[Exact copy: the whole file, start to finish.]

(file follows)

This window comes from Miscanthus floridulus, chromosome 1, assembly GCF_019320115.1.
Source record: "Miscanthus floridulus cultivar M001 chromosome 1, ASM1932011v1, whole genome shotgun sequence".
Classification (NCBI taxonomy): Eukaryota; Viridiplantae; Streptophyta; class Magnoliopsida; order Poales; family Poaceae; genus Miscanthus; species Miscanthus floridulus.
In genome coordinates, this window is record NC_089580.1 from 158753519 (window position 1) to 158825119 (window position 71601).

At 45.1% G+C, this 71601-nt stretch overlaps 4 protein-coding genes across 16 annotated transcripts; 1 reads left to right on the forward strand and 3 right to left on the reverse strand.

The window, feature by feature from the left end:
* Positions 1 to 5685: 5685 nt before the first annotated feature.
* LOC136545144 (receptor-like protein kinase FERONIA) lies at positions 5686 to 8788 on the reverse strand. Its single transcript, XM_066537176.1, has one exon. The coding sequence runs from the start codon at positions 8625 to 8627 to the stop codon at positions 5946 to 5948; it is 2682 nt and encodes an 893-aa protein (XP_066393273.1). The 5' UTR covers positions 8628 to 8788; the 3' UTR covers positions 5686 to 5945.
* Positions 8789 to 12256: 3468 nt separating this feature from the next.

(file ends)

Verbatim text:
This window comes from Miscanthus floridulus, chromosome 1, assembly GCF_019320115.1.
Source record: "Miscanthus floridulus cultivar M001 chromosome 1, ASM1932011v1, whole genome shotgun sequence".
Classification (NCBI taxonomy): Eukaryota; Viridiplantae; Streptophyta; class Magnoliopsida; order Poales; family Poaceae; genus Miscanthus; species Miscanthus floridulus.
In genome coordinates, this window is record NC_089580.1 from 158753519 (window position 1) to 158825119 (window position 71601).

At 45.1% G+C, this 71601-nt stretch overlaps 4 protein-coding genes across 16 annotated transcripts; 1 reads left to right on the forward strand and 3 right to left on the reverse strand.

The window, feature by feature from the left end:
* Positions 1 to 5685: 5685 nt before the first annotated feature.
* LOC136545144 (receptor-like protein kinase FERONIA) lies at positions 5686 to 8788 on the reverse strand. Its single transcript, XM_066537176.1, has one exon. The coding sequence runs from the start codon at positions 8625 to 8627 to the stop codon at positions 5946 to 5948; it is 2682 nt and encodes an 893-aa protein (XP_066393273.1). The 5' UTR covers positions 8628 to 8788; the 3' UTR covers positions 5686 to 5945.
* Positions 8789 to 12256: 3468 nt separating this feature from the next.